Buying a three-year-old Toyota Camry can save $13,000 over a five year

YONKERS, N.Y., Sept. 2 /PRNewswire-USNewswire/ — A new Consumer
Reports study of owner costs shows that choosing a reliable three-year-old
car instead of a new one can save drivers thousands of dollars over the
first five years. In many cases, that’s enough to pay for all the gas used
during that time.

With relatively low mileage, modern safety and convenience features,
and usually a much lower price than similar new vehicles, late-model used
cars are in the sweet spot of auto deals.

On average, CR’s findings show that consumers can save 32 percent in
the first five years by buying a three-year-old car. Similarly, with a one
or two-year-old car, they can save 19 and 27 percent, respectively.

According to the analysis, buying a 2005 Toyota Camry with a V6 engine,
for example could save consumers about $13,000 over five years compared
with buying a new 2008 version. At $4 per gallon, the driver could pay for
all of his or her gas during that period (based on driving 12,000 miles per
year) and still be almost $2,500 ahead.

Similarly, driving a 2005 Ford Focus can save more than $8,000 over the
first five years, compared with buying the new Focus. And with demand for
big SUVs plummeting and their used-car values dropping, drivers could save
$25,500 over five years by buying a three-year-old Chevrolet Tahoe instead
of a new one.

CR’s five year owner costs are based on: Depreciation — Calculated by
using CR’s Auto Price Service. Fuel costs — $4 a gallon for regular gas
and $4.20 for premium, based on driving 12,000 miles annually and CR’s
overall fuel economy for the vehicle. Insurance — The cost of insuring an
average driver based on data from the Insurance Institute for Highway
Safety. Interest — CR assumed buyers purchased cars with a 15 percent
down on a five-year loan; was the source for the
average interest rate. Maintenance and repairs — Data was taken from CR’s
2007 Annual Auto Reliability Survey. Sales tax — Calculated using the
national average at the time of purchase.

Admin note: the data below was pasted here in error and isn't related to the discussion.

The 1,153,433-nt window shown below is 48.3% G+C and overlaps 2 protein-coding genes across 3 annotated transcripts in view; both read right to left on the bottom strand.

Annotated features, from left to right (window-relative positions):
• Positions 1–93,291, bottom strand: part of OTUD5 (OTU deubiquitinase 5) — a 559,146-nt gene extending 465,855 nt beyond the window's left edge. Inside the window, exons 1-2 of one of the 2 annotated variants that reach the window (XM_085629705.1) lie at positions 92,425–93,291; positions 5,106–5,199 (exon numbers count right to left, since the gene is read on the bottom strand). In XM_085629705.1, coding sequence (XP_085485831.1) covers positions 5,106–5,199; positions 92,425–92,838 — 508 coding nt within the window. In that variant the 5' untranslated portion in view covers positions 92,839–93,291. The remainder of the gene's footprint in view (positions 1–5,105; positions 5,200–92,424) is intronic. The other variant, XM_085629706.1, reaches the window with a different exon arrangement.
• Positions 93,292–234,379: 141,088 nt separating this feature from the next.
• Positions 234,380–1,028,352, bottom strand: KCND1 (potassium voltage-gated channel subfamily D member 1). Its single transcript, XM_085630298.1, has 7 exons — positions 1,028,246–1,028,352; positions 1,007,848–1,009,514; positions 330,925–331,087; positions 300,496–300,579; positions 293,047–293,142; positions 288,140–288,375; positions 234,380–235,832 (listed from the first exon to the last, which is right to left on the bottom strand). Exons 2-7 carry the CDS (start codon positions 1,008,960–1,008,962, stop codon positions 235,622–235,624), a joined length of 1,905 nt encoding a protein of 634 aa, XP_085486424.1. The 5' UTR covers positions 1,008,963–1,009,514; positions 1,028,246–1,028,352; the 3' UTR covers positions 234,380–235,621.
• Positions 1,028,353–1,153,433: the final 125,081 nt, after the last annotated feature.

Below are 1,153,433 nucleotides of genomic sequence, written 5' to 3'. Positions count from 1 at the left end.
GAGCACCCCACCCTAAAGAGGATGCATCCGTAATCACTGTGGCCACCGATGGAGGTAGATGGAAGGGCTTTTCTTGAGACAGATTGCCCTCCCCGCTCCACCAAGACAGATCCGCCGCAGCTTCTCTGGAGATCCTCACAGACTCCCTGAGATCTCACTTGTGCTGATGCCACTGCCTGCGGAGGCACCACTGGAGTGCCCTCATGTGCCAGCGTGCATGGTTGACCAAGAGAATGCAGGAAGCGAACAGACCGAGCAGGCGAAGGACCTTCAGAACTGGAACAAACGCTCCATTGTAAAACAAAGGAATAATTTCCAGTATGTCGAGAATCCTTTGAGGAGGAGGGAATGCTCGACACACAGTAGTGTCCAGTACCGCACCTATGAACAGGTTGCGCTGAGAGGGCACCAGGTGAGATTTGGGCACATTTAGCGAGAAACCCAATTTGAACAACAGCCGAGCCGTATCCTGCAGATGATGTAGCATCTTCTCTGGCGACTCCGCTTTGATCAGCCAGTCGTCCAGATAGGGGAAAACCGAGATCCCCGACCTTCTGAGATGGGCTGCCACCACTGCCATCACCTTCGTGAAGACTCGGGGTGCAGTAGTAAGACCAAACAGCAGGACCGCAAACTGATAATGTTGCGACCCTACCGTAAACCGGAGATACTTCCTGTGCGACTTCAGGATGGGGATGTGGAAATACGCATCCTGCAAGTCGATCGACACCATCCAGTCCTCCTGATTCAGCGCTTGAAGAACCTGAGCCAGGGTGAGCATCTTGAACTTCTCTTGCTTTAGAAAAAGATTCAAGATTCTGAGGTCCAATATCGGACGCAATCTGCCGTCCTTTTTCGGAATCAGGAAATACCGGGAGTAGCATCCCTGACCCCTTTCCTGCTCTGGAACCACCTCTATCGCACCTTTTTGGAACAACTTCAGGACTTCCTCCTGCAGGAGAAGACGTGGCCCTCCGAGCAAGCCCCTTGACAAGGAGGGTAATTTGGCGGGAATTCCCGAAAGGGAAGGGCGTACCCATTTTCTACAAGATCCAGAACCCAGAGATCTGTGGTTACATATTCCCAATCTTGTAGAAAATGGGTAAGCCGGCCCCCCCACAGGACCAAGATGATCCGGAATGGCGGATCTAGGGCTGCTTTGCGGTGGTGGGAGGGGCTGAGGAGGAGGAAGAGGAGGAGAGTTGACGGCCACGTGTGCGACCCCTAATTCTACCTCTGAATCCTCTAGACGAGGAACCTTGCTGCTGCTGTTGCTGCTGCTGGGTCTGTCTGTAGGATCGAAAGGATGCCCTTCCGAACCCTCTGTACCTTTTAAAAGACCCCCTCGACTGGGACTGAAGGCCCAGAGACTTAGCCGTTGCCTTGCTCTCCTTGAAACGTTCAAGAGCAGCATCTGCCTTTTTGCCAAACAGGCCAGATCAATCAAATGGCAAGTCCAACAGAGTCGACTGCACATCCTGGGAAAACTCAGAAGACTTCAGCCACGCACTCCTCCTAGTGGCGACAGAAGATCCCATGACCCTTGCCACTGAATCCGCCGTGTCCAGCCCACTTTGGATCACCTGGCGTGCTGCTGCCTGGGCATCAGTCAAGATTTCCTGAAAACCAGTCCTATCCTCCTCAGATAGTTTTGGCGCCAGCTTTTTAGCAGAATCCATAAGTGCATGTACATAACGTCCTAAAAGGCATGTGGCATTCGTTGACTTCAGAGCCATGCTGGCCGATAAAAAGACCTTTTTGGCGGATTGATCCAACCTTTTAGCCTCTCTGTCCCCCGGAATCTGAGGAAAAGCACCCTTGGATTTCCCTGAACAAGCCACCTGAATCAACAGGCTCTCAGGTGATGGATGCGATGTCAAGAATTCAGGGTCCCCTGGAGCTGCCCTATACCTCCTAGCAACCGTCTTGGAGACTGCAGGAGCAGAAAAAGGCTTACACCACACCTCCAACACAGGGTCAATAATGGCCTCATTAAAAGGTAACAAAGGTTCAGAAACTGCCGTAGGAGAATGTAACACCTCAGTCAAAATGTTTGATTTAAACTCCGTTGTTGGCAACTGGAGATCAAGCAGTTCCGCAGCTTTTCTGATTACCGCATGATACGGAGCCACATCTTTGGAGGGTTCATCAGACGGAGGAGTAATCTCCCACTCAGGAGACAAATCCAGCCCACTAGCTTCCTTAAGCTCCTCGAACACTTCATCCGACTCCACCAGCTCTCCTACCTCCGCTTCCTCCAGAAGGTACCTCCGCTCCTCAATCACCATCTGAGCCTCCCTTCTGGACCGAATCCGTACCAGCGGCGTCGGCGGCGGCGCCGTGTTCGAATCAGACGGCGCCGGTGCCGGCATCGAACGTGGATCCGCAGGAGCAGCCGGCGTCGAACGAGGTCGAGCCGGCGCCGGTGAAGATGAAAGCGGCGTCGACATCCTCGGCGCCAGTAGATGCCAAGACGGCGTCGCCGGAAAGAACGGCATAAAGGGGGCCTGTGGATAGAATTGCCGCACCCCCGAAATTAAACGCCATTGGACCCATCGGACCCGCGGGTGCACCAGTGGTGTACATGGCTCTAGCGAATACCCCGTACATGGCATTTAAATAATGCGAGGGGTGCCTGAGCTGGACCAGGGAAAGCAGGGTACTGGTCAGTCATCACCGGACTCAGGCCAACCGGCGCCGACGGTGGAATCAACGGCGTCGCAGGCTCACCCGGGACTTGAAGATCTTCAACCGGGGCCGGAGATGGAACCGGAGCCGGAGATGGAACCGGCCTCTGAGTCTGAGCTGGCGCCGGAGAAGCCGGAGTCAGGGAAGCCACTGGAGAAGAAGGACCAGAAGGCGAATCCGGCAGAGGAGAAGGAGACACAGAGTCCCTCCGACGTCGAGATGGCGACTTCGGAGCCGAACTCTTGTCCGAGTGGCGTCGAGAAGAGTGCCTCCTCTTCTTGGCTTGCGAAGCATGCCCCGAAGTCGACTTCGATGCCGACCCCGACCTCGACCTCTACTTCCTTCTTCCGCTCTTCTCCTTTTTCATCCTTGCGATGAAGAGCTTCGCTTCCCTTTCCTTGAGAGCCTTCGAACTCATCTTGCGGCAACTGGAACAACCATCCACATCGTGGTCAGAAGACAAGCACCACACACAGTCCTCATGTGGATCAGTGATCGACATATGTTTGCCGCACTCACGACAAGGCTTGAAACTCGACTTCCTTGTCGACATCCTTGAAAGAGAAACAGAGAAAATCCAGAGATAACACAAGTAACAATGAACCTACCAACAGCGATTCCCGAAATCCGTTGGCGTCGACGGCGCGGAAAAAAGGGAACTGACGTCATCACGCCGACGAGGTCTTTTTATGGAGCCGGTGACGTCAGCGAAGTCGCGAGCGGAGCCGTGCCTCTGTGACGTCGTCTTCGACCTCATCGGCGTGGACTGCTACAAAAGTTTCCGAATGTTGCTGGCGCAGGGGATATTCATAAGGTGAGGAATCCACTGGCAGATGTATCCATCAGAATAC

“A reliable late-model used car can be one of the best values out there
when buying a car,” said Rik Paul, automotive editor, Consumer Reports.
“Savvy shoppers can also get a more upscale model with more features for
the same owner cost as a less expensive new car.”

The full report is available in the redesigned October issue of
Consumer Reports, on sale September 2 on newsstands and online at

Why used cars are good values

The real key to used-car savings is depreciation, or how much value a
car loses over time. On average, depreciation accounts for a whopping 45
percent of a new vehicle’s owner costs over the first five years, with the
steepest drop in value coming in the first year.

By contrast, a three-year-old vehicle has already taken its biggest hit
in resale value. Its depreciation accounts for only about 25 percent of its
five-year owner costs. Big depreciation for new cars means lower prices for
used cars, which in turn mean lower finance charges and sales tax. When
combined, that can cut owner cost dramatically.

However, CR found that some popular models such as the Mini Cooper and
Toyota Prius don’t depreciate much. So buying a used version of those
models results in modest savings.

Many people shy away from buying a used car because they’re afraid of
buying someone else’s problems. Yet CR’s reliability data show that cars,
overall, are much more reliable than they used to be. Rust and
exhaust-system problems, once common in older cars, are no longer of major
concern. And reliable late-model vehicles usually have few problems
overall. That said, if a car hasn’t been well-maintained, reliability and
value are wild cards.

To check reliability predictions, visit

Bottom Line

While most used cars on the market are five years or older, it’s worth
looking for late-model used vehicles that are three years old or less.
Drivers can often find a late-model used car with many of the latest safety
features, such as electronic stability control and side and curtain air
bags. It’s even possible to find one with a transferable factory warranty.


(C) Consumers Union 2008. The material above is intended for legitimate
news entities only; it may not be used for commercial or promotional
purposes. Consumer Reports(R) is published by Consumers Union, an expert,
independent nonprofit organization whose mission is to work for a fair,
just, and safe marketplace for all consumers and to empower consumers to
protect themselves. To achieve this mission, we test, inform, and protect.
To maintain our independence and impartiality, CU accepts no outside
advertising, no free test samples, and has no agenda other than the
interests of consumers. CU supports itself through the sale of our
information products and services, individual contributions, and a few
noncommercial grants.

SOURCE Consumer Reports

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